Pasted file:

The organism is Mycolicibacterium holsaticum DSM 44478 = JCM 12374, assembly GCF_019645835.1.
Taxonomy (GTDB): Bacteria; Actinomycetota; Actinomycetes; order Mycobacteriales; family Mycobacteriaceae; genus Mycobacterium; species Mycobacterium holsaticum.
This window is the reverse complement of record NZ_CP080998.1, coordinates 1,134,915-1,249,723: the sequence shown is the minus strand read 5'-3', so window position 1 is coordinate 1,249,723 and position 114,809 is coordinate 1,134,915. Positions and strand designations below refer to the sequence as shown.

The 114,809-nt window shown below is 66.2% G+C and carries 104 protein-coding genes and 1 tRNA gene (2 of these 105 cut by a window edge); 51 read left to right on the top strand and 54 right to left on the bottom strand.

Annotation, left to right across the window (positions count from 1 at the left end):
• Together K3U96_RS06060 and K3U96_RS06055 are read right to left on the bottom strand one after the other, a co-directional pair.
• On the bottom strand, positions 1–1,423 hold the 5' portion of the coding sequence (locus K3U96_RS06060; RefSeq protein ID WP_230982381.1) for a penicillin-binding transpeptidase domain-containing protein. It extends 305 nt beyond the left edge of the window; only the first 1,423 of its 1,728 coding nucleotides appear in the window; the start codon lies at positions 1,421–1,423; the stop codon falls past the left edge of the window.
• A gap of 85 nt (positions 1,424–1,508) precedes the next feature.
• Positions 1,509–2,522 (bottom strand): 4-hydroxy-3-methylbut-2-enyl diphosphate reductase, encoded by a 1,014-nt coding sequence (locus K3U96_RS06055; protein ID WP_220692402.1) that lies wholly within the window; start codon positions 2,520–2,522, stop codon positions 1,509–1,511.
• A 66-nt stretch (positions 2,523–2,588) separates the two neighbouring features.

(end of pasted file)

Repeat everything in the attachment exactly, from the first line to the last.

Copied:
The organism is Mycolicibacterium holsaticum DSM 44478 = JCM 12374, assembly GCF_019645835.1.
Taxonomy (GTDB): Bacteria; Actinomycetota; Actinomycetes; order Mycobacteriales; family Mycobacteriaceae; genus Mycobacterium; species Mycobacterium holsaticum.
This window is the reverse complement of record NZ_CP080998.1, coordinates 1,134,915-1,249,723: the sequence shown is the minus strand read 5'-3', so window position 1 is coordinate 1,249,723 and position 114,809 is coordinate 1,134,915. Positions and strand designations below refer to the sequence as shown.

The 114,809-nt window shown below is 66.2% G+C and carries 104 protein-coding genes and 1 tRNA gene (2 of these 105 cut by a window edge); 51 read left to right on the top strand and 54 right to left on the bottom strand.

Annotation, left to right across the window (positions count from 1 at the left end):
• Together K3U96_RS06060 and K3U96_RS06055 are read right to left on the bottom strand one after the other, a co-directional pair.
• On the bottom strand, positions 1–1,423 hold the 5' portion of the coding sequence (locus K3U96_RS06060; RefSeq protein ID WP_230982381.1) for a penicillin-binding transpeptidase domain-containing protein. It extends 305 nt beyond the left edge of the window; only the first 1,423 of its 1,728 coding nucleotides appear in the window; the start codon lies at positions 1,421–1,423; the stop codon falls past the left edge of the window.
• A gap of 85 nt (positions 1,424–1,508) precedes the next feature.
• Positions 1,509–2,522 (bottom strand): 4-hydroxy-3-methylbut-2-enyl diphosphate reductase, encoded by a 1,014-nt coding sequence (locus K3U96_RS06055; protein ID WP_220692402.1) that lies wholly within the window; start codon positions 2,520–2,522, stop codon positions 1,509–1,511.
• A 66-nt stretch (positions 2,523–2,588) separates the two neighbouring features.